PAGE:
Michael Fotiadis Annual of the British School at Athens 111 (2016): 1-11
The Petrota chert source, in Greek Thrace, was exploited in the Middle Palaeolithic and again in the Neolithic and the beginning of the Early Bronze Age. An extensive scatter of products of that exploitation today surrounds the source. The site was systematically surveyed between 1998 and 2010.
Tristan Carter Annual of the British School at Athens 111 (2016): 13-34
This paper details the characterisation of four obsidian artefacts from the Mesolithic site of Livari Skiadi, one of only a handful of such pre-Neolithic sites on Crete. Elemental analysis using EDXRF sources the raw materials to Sta Nychia on Melos; in concert with other data, it can be suggested that this was the preferred Melian source for Late Pleistocene – Early Holocene populations.
W. Cavanagh, C. Mee & J. Renard Annual of the British School at Athens 111 (2016): 35-49
A series of radiocarbon dates for Early Bronze Age contexts from the excavations at Kouphovouno are published for the first time. By adopting a Bayesian modelling approach, the 14C estimates allow greater precision in arriving at an absolute chronology for the period.
J. W. Shaw Annual of the British School at Athens111 (2016): 51-69
This article focuses on some central supporting walls one can see in certain buildings at Early Minoan Hagia Triadha, Fournou Korifi (Myrtos) and Vasiliki. The walls, which have Π-, C-, and L- shapes, have been viewed as central ceiling/roof supports.
Natalie Abell Annual of the British School at Athens 111 (2016): 71-93
Minoanisation – the process by which Cretan ways of doing things spread throughout the Aegean – is a major focus of study in the Middle and Late Bronze Age Cycladic islands, but debate about the primary causes of the phenomenon has been concerned chiefly with its Late Bronze Age phases.
One of a number of enigmatic depictions in the Aegean iconography of the second millennium bce is the structure painted on the south wall of the Miniature Frieze from the West House at Akrotiri, Thera. This structure covers the slope of a hill and consists of two vertical blue bands on its western edge and four horizontal blue bands, all with features indicating masonry construction.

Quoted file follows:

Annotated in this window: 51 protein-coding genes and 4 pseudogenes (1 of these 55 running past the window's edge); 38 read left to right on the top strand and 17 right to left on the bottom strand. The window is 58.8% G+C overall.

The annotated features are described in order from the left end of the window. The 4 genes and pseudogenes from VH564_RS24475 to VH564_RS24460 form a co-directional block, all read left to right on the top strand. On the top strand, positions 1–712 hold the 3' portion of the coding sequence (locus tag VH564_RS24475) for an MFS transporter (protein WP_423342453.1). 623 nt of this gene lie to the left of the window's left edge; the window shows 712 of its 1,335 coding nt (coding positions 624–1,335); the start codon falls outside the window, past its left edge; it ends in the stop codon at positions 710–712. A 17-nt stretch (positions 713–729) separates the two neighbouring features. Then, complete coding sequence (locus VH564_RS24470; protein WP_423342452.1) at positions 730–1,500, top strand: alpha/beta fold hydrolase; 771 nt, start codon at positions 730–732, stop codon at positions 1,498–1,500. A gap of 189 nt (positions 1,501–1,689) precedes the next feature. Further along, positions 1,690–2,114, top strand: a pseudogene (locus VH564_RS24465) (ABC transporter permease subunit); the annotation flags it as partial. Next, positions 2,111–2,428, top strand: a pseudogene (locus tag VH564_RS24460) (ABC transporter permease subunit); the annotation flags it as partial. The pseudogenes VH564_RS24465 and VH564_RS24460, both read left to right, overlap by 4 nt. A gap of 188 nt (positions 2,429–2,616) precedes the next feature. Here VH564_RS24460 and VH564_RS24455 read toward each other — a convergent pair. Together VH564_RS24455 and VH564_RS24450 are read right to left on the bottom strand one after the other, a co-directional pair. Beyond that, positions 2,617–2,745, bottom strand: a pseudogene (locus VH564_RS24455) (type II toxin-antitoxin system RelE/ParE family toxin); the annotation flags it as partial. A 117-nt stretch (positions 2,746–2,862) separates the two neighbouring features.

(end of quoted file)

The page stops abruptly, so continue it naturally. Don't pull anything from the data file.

Jack L. Davis & Sharon R. Stocker Hesperia 85.4 (2016): 627-655
In May 2015, a University of Cincinnati team unexpectedly discovered a large stone-built tomb of Late Helladic IIA date near Tholos Tomb IV on the first day of renewed excavations at the Palace of Nestor, Pylos.
This work is the first in a series of articles intended as supplements to the book entitled “Final Neolithic Crete and the Southeast Aegean”, published in 2014. Although the book was released only a year ago, it represents the state of research of early 2013, and in the meantime some new data have come to light which are relevant to the analysis of the transition between the Neolithic and the Early Bronze Age in the south Aegean.
More than 100 years after the first excavation by Stephanos Xanthoudides, the resumption of the archaeological fieldwork at Koumasa created the rare opportunity to re-study one of the most important tholos cemeteries in the Mesara. The brilliant publication of the site, by Xanthoudides in 1924, remains until today one of the primary sources on Minoan tholoi.
The task of attributing seals to different hands or workshops is still a desideratum in Aegean studies, for the identification of Aegean seal-engravers and goldsmiths and their stylistic output could dramatically change our knowledge of the use, circulation and social impact of certain seals or seal groups and refine our methods of dating this (often only roughly datable) medium.
The article discusses various types of use-wear that can be observed on Mycenaean tableware. It is demonstrated that careful analysis and interpretation of such traces can provide new insights into the vessels' function. Material presented here derives from two sites. Lefkandi and Tsoungiza, and provides evidence for at least three types of abrasion on vessels’ surfaces.
Historians of the Mediterranean economy have generally been dismissive of the role of the fish trade both as an important source of vital food and as a financial benefit to communities which dealt on any scale with fishing, fish-farming and fish preservation for food.